The city's status as a district, not a state, allows the President, and in turn the federal government, more leeway. Combined, at least 5,800 troops, agents, and officers have taken to the streets of the District.
Among them are personnel from the national guard, US Secret Service, US Park Police, Federal Bureau of Investigation, Bureau of Alcohol, Tobacco, Firearms and Explosives, Drug Enforcement Agency, US Marshals Service, Bureau of Prisons, Customs and Border Protection, Immigration and Customs Enforcement, the Federal Protective Service and the Transportation Security Administration.
Sources say the President is viewing Washington through the lens of the rest of the country, believing if he can prove that DC is "under control," the rest of the country can be as well. There have been multiple discussions inside the White House over what authorities they can utilize in the capital city.
The growing presence of federal authorities elicited criticism from DC officials and resulted in a stream of images of authorities dressed in full fatigues patrolling the streets of the city's downtown.
Crackdowns on peaceful protesters have created "a lot of friction" between federal and local law enforcement, according to a law enforcement official frequently in touch with the DC police chief, adding that's not to suggest that they don't all view protesters as having the right to demonstrate peacefully. But the federal forces are being directed by the administration while the city isn't, creating a major contradiction between their law enforcement efforts, the official said.
Washington Mayor Muriel Bowser said Wednesday that DC police and her office are comfortable with agents they regularly work with during large demonstrations in the capital, like the DEA and the FBI, but she could not speak to the other agencies' presence in the city.
"The thing for us to be concerned about is who's giving the orders," Bowser said during a news conference. "We are not giving orders to federal police of any sort."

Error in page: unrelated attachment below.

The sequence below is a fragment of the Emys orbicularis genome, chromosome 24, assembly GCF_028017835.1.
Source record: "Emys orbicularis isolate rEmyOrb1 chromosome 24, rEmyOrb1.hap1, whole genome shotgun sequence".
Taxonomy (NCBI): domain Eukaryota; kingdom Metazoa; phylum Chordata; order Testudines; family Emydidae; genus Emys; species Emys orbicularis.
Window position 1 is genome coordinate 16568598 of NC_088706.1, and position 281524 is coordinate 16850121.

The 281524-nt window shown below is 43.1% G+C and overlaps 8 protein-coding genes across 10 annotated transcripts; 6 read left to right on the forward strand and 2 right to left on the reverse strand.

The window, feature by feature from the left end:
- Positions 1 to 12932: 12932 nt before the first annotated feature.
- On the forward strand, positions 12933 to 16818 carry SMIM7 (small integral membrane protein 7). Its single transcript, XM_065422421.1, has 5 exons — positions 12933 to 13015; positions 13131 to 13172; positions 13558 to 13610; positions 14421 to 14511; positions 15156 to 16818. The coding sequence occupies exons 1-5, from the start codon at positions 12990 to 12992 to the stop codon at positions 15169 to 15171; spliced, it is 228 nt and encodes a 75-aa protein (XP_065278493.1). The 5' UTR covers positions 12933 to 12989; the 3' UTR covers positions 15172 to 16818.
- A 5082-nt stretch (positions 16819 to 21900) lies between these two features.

The mayor also said there's been ongoing discussions about what the President can and can't do regarding law enforcement.
"We are, how shall I say, examining every legal question about the President's authority to send troops, even National Guard, to the District of Columbia, and if he has to make any other legal steps to do that." Bowser said she has only requested 100 national guardsmen from the DC National Guard to "help us with the perimeter," but has not requested additional members from states.
Across the district, military vehicles blocked off streets, troops stood watch at the steps of the Lincoln Memorial, and authorities wearing uniforms and vests of different shades of black, blue and green lined up in various corners of downtown.
"When you add police that look like the military, that are wearing equipment virtually indistinguishable from military, that's what's most disturbing for people to see. You can't tell the difference between police and military," said David Lapan, a former Pentagon and Homeland Security official.
"Having this show of force by putting the military up on the steps is disturbing to a lot of people, both average Americans and those of us who served in the military who don't like seeing troops on the streets of the city," he added.
The Defense Department is not the only federal entity adding manpower. The Department of Homeland Security also deployed over 600 personnel from multiple agencies.
"While the Department respects every American's right to protest peacefully, violence and civil unrest will not be tolerated. We will control the situation and protect the American people and the homeland at any cost," acting Homeland Security Secretary Chad Wolf said in a statement.
There were more than 5,000 "peaceful protesters in the city" Tuesday, the fifth night of protests, Metropolitan Police Chief Peter Newsham said Wednesday. There were 19 arrests in the District of Columbia Tuesday night -- most for violating the 7 p.m. curfew -- according to Newsham.
Protests are not unusual in Washington. Historically, demonstrations have drawn thousands of people to the nation's capital and the last few years have been no exception. In 2017, for example, thousands attended the Women's March after Trump's inauguration. And in 2018, students from around the country attended the March for Our Lives to rally for gun reform.